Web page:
This feature has been active on desktop instances of Chrome for some time, and the Android version is somewhat slimmed-down by comparison; in order to reduce performance overheads, Site Isolation is only enabled for password-protected sites, where users may be at risk of having their credentials stolen. This will help lessen the impact of the feature on smartphone speeds, particularly for cheaper devices with less RAM.

On desktop platforms, meanwhile, the existing sandboxing features have also been strengthened. In addition to side-channel attacks, Chrome can now defend against attacks involving a fully-compromised renderer process.

To coincide with this, the company is temporarily expanding its bug bounty programme to offer greater rewards for bugs involving Site Isolation, as well as including cross-site data disclosure attacks that involve compromised renderers.

Sandboxing is a common security measure, and refers to the process of isolating an environment from neighbouring systems in order to prevent the spread of harmful activity. Sandboxed environments are commonly used by researchers to analyse malware activity, as they allow the malware to be studied without risking the security of the rest of the network or operating system.

Pure Storage beefs up cloud support

Adam Shepherd

17 Sep, 2019

Pure Storage has today announced the general availability of new data management tools for Azure and AWS as part of its annual Accelerate conference in Austin, Texas, improving its public cloud support and further strengthening its position in the multi-cloud space.

Starting with AWS, the company has announced that its Cloud Block Store for AWS product, first revealed last year, is now generally available for all customers. The product is a wholly software-based offering, allowing customers to use the company’s Purity management software to manage their AWS storage.

The initial beta version of Cloud Block Store used EC2 compute instances with EBS as a storage layer, but the configuration has since changed. As Pure Storage vice president of strategy Matt Kixmoeller explained, the conclusion was that EBS was not reliable enough for the product’s requirements.

“As we worked closely with Amazon, what we found was that EBS didn’t have the reliability characteristics that a Tier 1 storage array needs,” he said. “In particular, there are challenges around coordinated failures, where multiple volumes can fail at once. And so we completely re-architected the backend layer to run natively on S3. S3 is Amazon’s most durable, most reliable storage tier by far – 11 nines of durability.”

“And so we use EBS as a cache to deliver high performance, but persist data on S3. And if you look at most customers, they really treat S3 as their cloud storage. So this solution becomes a way for us to bring a Tier 1 block experience to use in the Amazon cloud storage S3, that customers are most familiar with, and most trust.”

Part of the goal with the new service is to enable workloads to move seamlessly in both directions; from the cloud to the data centre, as well as from the data centre to the cloud. It uses the same management tools and APIs as Pure’s on-prem management software, as well as featuring the ability to run across two availability zones in active/active configuration.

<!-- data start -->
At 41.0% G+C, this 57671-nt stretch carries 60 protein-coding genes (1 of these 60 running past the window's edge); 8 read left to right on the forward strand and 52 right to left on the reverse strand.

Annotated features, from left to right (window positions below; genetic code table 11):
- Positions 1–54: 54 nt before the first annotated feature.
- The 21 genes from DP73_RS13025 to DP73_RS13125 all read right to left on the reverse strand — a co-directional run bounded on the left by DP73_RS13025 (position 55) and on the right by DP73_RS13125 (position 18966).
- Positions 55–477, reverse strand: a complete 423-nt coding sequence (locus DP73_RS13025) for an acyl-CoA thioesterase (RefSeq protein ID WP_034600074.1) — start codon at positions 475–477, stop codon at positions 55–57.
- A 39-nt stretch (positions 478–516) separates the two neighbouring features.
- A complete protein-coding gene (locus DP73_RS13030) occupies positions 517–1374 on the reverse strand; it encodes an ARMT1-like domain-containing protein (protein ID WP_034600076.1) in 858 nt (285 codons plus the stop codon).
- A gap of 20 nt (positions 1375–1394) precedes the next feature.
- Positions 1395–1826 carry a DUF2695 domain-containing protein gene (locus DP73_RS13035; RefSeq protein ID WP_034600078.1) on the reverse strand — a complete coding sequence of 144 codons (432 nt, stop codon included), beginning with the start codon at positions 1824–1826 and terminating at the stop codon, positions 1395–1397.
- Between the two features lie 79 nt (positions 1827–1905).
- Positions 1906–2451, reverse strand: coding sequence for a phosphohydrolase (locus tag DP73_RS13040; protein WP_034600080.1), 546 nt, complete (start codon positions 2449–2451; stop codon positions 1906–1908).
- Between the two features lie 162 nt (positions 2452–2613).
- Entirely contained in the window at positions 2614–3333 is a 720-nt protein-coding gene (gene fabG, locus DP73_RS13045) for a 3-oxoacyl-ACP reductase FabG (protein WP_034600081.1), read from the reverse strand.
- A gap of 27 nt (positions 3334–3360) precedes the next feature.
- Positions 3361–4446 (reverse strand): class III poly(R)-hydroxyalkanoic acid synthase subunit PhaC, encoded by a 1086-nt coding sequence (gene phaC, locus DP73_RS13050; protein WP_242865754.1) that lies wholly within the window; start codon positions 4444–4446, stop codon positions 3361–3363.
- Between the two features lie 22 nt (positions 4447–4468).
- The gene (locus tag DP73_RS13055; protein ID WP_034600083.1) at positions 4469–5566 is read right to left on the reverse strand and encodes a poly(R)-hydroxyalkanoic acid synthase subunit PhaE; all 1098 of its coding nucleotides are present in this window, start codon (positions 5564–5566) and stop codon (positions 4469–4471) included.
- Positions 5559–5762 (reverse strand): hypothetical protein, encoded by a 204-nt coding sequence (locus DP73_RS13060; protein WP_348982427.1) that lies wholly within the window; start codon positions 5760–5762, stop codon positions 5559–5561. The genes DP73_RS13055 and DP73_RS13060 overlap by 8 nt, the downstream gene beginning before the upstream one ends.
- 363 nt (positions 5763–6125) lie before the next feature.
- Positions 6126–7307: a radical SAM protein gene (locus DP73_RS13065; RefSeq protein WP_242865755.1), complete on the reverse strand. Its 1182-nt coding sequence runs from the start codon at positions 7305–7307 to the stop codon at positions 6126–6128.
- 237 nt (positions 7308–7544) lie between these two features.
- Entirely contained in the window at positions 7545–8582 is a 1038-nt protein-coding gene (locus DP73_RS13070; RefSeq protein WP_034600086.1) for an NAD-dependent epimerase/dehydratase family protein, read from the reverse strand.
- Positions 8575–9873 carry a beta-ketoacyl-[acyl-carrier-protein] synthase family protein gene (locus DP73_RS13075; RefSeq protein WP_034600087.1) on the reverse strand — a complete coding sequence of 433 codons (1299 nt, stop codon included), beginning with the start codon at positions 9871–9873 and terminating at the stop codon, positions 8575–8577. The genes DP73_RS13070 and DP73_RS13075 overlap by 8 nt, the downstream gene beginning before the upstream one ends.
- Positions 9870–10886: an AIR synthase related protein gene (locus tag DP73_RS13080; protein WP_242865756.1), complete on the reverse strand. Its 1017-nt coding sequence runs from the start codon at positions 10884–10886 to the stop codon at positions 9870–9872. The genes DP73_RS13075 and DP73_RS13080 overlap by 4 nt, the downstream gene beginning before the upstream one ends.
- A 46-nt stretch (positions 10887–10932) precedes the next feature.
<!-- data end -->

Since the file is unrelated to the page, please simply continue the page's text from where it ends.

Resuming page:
Cloud Block Store for AWS will be available via the AWS Marketplace on either a month-to-month or a one-year contract. Customers who want something more long term can get contracts ranging from one to three years by purchasing through ‘Pure-as-a-Service’, which is a rebranded version of the company’s Evergreen Storage Service, now effectively acting as a subscription-based consumption program.

The other major cloud announcement was the availability of CloudSnap for Azure, a built-in backup mechanism for FlashArray products which lets the Purity management software seamlessly and transparently move snapshots to the public cloud. CloudSnap was initially launched last year with AWS support, but has now been expanded to Azure as well. This, Kixmoeller said, was an excellent example of Pure’s intentions to extend its tools to a multitude of different cloud providers.

“Our strategy at Pure is to absolutely deliver these services as multi-cloud,” he said. “So Cloud Block Store, we started with Amazon – that’s the natural place to start. But as we see more and more adoption, and that gets more mature, and we will of course proliferate to other clouds.”

“It’s not an easy thing for us to snap our fingers and have it available on all three clouds, because we’re doing the hard work of integrating it deeply. And so this is our first example of bringing something to a second cloud.”

As part of the show, the company also announced a capacity-driven flash-based secondary storage appliance with quad-layer cell memory, as well as a new plug-in DirectMemory module for FlashArray//X appliances offering an instant performance boost.

Now is the time to embrace remote working

Adam Shepherd

6 Sep, 2019

I’ll be honest; it’s been a little hard to concentrate on writing this month’s column. As I write, Boris Johnson and the Conservative party have lost their parliamentary majority, somehow plunging the Brexit situation into even more chaos.

This latest phase of the debacle has got me thinking about what will happen to businesses in the event of a no-deal Brexit. The potential negative impacts have been well-documented, from a shutdown of data transfers with the EU to severe delays on international shipments, but the issue that keeps playing on my mind is the strong possibility of a resulting skills crunch.